On Friday my wife handed me some old photos to scan. One taken of her great-grandmother exhibited what has been called "silvering" - the dark black areas have become very shiny and silver-colored. Scanning such an image on a flatbed scanner works poorly. The angle of illumination causes the silvered areas to come out very light when they are supposed to be the deepest blacks. Sometimes you can re-image the photo with a digital camera instead, if you can get the lighting at just the right angle to avoid specular reflection and use a polarizer. But then you have to deal with focus, barrel distortion, uneven lighting and all kinds of other issues that scanners solve for you. And you still have dark areas that are just too light.
So I just scanned it to see what would happen. My working size was about 32 megapixels, but here is a reduced version of what I got. The silvering has really ruined a nice portrait.
Hmm... what can I do with it using cheap Corel Paint Shop Pro? Well, I noticed that the silvered areas were basically blue, which made them distinct from the rest of the image, so I increased the blue saturation then split the photo into its blue, green, and red channels, generating new black and white images for each channel. The red channel image was actually not too bad by itself. On a photo with moderate silvering, just taking the red channel may be enough.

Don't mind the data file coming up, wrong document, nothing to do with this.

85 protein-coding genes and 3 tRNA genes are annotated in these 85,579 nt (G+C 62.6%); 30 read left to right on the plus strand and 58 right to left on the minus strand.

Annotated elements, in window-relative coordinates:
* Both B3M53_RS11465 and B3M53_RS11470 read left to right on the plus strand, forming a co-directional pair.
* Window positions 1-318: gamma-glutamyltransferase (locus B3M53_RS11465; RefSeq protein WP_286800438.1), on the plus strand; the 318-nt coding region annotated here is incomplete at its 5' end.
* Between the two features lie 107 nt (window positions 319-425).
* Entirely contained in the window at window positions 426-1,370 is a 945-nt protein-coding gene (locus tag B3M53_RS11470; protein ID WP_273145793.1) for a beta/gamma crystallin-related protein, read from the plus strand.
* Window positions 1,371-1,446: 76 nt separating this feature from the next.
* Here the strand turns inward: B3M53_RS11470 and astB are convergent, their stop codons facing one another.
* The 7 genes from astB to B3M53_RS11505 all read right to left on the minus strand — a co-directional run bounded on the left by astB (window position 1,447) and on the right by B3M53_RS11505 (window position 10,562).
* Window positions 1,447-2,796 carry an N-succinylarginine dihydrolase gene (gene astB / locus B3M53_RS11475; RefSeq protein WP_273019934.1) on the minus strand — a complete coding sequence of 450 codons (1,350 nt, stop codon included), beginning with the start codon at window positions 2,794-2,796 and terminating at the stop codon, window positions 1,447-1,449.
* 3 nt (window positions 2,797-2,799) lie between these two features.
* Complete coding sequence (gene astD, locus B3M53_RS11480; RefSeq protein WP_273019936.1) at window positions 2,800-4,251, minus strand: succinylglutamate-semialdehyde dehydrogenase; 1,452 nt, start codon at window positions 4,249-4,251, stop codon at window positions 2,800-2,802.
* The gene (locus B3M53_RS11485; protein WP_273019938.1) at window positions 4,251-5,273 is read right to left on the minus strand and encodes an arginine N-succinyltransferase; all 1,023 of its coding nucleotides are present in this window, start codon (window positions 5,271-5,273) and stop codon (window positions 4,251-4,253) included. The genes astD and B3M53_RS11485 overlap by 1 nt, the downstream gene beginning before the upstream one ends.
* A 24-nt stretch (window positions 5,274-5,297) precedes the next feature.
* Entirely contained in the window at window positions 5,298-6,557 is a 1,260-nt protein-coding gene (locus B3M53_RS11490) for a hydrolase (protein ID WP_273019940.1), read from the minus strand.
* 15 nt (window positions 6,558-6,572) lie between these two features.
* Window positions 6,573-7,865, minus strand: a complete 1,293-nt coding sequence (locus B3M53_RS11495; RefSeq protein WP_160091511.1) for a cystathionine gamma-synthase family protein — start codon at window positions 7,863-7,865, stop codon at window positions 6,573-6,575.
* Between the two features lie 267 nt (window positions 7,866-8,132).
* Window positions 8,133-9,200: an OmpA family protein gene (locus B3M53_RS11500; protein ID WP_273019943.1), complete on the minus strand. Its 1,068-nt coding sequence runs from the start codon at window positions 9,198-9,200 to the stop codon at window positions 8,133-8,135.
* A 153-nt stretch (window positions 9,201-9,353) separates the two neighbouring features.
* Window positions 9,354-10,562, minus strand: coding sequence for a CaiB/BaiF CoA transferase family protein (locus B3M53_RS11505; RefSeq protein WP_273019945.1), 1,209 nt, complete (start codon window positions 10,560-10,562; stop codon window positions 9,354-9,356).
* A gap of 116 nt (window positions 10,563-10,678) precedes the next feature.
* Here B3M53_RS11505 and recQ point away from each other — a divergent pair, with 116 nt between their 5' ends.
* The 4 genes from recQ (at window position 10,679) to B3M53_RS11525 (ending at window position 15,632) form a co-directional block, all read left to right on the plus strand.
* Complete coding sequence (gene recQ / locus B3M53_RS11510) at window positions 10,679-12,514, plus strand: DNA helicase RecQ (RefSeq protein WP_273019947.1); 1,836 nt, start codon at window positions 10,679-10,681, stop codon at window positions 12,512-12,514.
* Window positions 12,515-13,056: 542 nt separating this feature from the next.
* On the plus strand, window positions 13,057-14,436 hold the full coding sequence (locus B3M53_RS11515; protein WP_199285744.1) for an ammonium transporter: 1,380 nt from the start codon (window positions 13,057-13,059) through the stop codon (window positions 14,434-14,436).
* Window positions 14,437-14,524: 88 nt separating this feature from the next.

I colorized the red channel to match the sepia tone of the original, then arithmetically subtracted the red channel from the saturated blue image leaving an image with just the silvered areas as blue. I then subtracted the image with the blue areas from the original. I fiddled with the blue image quite a lot to get the blue hue and saturation to match so that the subtraction worked well. I finally converted the resulting image to gray-scale to eliminate some color mismatching in the background silvering (it was actually more green than the silvering in the hair and collar) and then re-colorized it as sepia. A little more fiddling with contrast, brightness, and a little smoothing gave me the final image.
I think it turned out rather nice. The silvering is gone, and a surprising amount of detail emerged in the hair. You can click on any of these images to get a little bit larger size.